You already have a professional relationship with these people and there is no knowing when they or some one they know will need some more real estate attention. So keep in touch with a range of letters and articles. Never be afraid to ring them up and say hi. Take on-board the concept – “My Clients love hearing from me”.

People who Know You and what you do

Now this is where the work starts. Never be afraid to ask any –one you meet if they can go on your mailing list. Get their e-mail address if they have one, and distribute your newsletter that way. It’s so much cheaper and quicker.
Each month send them a generic letter and if your total client base is under 250, these people should all get a phone call as well. You want to become the person they will turn to, or recommend when real estate is on the agenda.
Don’t be afraid to make this big.

That Letter

To keep it simple there are some straightforward guidelines.
Keep the letter to one page
Put an interesting PS at the bottom of the page
Bold the recipients name and address
Tell them how busy you are
Tell them how proud you are to work where you work
Ask for the business
Mention something personal
Ask for the business again

Something personal gives you something to talk about rather than real estate.

Using E-Mail

Isn’t it amazing when people send you e-mails with hundreds of other peoples names and e-mail addresses attached. If you are techno-literate enough to run a database and do bulk e-mails one would think you know how to use Bcc or Blind carbon Copy.
This hides all the recipients’ names and saves the risk that some one else will capture your list of contacts.

Persistence and Frequency

So the database as a business builder has a real place in your business future.
One of the key elements is the need to maintain frequency and persistence. Too many people expect an immediate response to flood their days, following a mail out.
Not only do you need to call on the phone, but also you need to make sure you persist on a frequent cycle. In residential sales and with personal contacts, a monthly cycle is not out of the question. Rotate your contacts between personal letters (So learn to run a mail merge) and the office Newsletter. Include flyers on recent sales successes and selections of new listings. Show how active and successful you are.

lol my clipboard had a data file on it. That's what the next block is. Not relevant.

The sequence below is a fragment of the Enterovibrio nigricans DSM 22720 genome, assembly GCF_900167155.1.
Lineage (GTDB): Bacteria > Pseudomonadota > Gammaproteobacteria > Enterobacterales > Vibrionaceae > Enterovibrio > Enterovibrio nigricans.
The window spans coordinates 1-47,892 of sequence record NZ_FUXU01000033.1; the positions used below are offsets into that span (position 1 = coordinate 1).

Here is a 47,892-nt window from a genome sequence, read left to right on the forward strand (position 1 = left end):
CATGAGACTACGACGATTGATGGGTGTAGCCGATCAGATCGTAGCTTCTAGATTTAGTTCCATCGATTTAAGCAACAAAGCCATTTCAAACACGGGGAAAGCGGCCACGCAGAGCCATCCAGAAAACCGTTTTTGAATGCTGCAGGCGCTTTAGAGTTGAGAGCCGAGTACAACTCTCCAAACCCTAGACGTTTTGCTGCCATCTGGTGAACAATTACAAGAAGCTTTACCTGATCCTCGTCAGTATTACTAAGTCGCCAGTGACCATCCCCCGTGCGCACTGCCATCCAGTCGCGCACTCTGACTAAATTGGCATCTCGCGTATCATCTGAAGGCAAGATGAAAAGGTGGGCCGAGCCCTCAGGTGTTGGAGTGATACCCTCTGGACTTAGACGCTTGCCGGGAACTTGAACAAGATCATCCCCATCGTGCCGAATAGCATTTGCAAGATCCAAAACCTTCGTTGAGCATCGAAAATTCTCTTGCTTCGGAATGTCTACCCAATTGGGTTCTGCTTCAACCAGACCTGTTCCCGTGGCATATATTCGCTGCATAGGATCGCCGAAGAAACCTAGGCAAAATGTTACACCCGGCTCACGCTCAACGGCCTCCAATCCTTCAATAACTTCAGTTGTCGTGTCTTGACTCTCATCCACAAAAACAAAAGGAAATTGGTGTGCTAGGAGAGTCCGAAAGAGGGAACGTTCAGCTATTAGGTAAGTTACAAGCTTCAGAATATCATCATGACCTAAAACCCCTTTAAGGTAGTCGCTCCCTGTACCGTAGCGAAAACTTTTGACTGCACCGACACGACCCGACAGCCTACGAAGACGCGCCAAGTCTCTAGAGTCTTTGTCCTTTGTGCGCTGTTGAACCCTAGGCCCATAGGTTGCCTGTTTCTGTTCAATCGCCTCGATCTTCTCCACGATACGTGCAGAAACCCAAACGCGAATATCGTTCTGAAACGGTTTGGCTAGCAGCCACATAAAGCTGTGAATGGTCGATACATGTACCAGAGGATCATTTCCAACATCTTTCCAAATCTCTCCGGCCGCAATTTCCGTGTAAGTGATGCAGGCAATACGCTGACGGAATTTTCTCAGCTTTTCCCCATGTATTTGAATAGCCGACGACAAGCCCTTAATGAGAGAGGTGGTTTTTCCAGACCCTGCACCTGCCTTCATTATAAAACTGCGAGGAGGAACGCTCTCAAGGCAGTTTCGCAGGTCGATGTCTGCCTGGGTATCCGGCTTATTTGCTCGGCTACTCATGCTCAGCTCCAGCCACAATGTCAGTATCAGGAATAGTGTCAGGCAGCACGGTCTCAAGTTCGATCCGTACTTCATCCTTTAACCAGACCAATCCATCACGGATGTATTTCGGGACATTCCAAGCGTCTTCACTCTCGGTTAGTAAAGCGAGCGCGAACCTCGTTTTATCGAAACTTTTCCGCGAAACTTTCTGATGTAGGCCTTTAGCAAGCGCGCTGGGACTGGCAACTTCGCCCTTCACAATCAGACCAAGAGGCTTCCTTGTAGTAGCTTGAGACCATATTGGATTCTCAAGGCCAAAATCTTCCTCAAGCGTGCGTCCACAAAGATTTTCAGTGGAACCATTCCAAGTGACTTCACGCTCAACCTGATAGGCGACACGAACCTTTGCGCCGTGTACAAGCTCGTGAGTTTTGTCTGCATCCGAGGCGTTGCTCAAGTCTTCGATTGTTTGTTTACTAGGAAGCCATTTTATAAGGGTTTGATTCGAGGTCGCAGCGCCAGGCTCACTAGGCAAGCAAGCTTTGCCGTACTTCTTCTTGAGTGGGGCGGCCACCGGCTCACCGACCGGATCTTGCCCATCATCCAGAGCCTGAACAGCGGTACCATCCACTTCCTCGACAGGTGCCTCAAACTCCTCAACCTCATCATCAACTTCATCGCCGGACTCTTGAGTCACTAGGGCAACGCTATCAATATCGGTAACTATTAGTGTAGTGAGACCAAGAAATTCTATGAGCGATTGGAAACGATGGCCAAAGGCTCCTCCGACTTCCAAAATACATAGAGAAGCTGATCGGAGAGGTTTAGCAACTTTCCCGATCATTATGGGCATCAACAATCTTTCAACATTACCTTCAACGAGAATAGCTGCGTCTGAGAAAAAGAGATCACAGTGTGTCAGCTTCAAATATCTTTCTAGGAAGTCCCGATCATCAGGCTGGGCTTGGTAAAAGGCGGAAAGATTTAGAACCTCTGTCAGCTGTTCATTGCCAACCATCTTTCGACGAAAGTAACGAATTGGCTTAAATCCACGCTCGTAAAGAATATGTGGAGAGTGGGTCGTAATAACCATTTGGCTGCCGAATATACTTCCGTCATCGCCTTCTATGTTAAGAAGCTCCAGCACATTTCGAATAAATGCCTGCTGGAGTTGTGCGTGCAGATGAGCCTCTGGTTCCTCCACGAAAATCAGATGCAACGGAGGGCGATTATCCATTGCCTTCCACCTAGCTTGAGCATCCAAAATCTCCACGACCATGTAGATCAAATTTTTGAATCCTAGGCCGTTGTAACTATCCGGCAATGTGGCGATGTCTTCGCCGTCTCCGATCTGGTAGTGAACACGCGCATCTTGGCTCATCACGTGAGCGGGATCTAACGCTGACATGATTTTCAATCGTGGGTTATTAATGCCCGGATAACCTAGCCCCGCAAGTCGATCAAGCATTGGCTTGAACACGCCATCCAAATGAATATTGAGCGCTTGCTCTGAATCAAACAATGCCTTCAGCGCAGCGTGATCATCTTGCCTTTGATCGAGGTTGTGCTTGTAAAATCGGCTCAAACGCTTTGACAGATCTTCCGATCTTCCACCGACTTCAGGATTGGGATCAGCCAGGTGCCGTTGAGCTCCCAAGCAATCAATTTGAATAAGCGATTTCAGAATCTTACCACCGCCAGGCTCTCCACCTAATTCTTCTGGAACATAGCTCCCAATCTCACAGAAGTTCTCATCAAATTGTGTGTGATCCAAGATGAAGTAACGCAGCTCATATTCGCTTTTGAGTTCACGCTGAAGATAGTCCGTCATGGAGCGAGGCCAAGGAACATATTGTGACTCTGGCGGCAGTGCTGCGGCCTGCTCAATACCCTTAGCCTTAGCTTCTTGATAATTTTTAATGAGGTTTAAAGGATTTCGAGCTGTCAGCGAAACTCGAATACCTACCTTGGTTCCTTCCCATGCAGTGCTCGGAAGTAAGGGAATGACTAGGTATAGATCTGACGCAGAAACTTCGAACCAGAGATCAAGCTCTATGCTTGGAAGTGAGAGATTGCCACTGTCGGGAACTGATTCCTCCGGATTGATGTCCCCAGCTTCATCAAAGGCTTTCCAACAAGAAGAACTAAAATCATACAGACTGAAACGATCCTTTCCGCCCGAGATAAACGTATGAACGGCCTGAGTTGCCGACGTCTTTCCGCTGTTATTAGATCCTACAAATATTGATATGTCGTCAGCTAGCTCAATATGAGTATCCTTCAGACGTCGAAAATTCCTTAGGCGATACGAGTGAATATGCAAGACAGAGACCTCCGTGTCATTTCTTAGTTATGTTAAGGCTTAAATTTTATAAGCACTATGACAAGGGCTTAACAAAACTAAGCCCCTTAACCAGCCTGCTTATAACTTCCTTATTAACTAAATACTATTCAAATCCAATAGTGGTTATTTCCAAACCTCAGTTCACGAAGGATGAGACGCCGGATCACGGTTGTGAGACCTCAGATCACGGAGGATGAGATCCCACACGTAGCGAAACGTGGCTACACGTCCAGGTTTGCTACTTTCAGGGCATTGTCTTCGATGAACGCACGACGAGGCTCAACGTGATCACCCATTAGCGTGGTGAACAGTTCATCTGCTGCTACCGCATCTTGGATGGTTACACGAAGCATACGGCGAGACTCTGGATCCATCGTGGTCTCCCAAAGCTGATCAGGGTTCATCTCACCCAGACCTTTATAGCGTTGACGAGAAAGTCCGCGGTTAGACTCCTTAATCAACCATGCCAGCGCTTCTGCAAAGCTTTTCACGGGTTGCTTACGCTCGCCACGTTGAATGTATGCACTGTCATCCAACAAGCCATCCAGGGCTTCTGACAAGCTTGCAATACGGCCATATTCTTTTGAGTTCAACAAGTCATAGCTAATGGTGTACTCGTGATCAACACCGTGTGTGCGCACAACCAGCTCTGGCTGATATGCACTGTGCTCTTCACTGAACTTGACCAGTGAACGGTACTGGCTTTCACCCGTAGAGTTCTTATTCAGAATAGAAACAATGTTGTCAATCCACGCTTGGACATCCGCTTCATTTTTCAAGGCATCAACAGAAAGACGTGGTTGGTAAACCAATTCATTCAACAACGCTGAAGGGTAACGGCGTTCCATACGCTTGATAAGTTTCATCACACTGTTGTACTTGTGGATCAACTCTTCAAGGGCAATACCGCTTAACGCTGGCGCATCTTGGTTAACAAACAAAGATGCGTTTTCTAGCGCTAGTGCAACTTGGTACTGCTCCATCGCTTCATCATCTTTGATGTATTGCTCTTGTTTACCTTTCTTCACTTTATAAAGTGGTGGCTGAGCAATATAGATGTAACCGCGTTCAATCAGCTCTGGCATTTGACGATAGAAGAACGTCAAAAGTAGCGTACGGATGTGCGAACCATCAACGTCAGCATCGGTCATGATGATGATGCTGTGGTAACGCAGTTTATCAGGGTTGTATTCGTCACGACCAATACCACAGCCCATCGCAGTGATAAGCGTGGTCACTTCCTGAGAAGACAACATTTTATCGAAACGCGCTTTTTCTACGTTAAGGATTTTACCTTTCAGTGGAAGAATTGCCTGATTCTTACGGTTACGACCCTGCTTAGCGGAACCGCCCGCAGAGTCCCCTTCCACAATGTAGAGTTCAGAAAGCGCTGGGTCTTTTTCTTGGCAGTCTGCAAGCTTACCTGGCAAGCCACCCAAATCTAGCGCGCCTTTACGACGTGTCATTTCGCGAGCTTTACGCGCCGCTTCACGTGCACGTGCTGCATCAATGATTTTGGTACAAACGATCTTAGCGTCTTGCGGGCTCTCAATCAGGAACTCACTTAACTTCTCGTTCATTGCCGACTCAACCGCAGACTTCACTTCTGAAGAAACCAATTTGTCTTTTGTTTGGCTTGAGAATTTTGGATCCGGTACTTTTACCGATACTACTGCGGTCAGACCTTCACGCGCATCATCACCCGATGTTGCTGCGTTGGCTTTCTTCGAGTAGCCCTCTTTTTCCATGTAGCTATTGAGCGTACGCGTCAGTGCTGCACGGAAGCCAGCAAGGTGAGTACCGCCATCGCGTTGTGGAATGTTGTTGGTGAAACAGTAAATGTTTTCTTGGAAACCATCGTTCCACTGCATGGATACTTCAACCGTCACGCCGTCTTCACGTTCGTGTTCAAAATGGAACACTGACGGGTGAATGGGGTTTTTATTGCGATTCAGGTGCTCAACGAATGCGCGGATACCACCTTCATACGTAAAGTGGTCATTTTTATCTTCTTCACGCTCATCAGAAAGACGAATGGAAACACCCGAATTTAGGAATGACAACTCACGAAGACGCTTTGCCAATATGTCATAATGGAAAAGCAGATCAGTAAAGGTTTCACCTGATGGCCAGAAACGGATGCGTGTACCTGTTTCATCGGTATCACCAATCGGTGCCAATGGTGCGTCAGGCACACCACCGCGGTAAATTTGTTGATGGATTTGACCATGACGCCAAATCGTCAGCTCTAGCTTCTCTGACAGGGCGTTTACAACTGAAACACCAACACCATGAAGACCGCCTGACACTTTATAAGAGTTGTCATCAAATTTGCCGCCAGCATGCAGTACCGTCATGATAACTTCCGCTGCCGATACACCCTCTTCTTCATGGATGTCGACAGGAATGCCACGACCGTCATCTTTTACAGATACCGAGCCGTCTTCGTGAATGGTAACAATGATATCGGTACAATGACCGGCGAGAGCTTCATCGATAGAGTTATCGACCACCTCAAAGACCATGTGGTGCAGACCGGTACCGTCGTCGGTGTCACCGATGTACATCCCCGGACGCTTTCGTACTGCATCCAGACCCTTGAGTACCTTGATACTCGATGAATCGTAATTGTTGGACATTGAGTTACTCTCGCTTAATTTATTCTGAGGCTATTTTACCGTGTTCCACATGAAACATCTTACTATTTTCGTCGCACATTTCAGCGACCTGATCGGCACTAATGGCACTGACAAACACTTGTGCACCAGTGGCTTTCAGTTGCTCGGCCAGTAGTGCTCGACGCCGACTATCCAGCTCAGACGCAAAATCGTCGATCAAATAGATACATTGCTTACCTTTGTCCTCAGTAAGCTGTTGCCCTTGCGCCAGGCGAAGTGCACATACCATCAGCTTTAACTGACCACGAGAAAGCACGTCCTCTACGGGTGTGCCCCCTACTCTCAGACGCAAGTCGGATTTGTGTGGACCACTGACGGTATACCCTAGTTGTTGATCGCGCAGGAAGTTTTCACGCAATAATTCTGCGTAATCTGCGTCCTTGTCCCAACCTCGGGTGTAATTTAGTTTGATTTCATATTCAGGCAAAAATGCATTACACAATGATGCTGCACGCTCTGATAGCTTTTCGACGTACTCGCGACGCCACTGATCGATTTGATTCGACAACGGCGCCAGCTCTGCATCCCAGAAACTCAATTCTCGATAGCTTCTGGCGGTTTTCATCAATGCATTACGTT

Many people start with one or two mail outs, never get round to the phone calls and then complain it doesn’t work. This takes self-discipline and persistence. Stick at it, and it will pay handsome dividends.

Use this list to promote special events such as Auction Promotions, Sponsorship events and company functions. Never be afraid to organize a Premier night at the movies and invite your company and personal Advocates. I’m sure there are a multitude of events you could apply this strategy to.

The choices

Real estate has an entrepreneurial bias but more than ever I am convinced there is an urgent need for some operators to place more process and system into their business.
Whether you are a business owner, manager or sales person you can establish a plan to build a personal list of contacts and current buyers and future sellers. Once this is built it is a simple matter of preparing a plan to prepare and distribute information, which adds value to the relationship between the client and the business.

Yes it takes some time and resources, but done with regularity and followed up with a phone call it is the fastest way to build both your credibility and referral base. That means business growth!

Your technology is meant to add a competitive advantage – take some steps to make sure yours does.


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Posted: Sunday 22 April 2018